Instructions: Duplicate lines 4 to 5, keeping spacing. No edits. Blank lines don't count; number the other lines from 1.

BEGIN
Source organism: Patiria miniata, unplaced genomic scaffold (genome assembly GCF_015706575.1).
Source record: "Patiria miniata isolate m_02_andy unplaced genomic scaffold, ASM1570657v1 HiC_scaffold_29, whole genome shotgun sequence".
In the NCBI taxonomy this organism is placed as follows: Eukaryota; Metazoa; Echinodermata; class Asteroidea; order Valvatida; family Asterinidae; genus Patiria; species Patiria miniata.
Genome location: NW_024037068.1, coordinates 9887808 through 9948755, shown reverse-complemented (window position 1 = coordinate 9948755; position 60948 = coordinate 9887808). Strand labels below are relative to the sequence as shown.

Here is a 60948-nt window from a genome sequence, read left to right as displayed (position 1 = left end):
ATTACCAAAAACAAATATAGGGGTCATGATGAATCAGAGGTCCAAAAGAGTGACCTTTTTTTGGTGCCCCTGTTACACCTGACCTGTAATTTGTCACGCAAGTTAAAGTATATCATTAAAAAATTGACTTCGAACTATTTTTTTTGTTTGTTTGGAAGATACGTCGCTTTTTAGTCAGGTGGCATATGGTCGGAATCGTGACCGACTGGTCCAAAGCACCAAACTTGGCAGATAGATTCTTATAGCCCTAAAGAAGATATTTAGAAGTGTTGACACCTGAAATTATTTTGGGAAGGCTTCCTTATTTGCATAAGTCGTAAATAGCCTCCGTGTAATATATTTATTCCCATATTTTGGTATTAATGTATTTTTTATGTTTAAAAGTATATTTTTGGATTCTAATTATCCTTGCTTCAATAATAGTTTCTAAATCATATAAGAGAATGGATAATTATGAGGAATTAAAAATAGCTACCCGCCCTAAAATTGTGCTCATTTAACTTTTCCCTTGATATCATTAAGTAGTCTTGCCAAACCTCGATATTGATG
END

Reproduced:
Genome location: NW_024037068.1, coordinates 9887808 through 9948755, shown reverse-complemented (window position 1 = coordinate 9948755; position 60948 = coordinate 9887808). Strand labels below are relative to the sequence as shown.

Here is a 60948-nt window from a genome sequence, read left to right as displayed (position 1 = left end):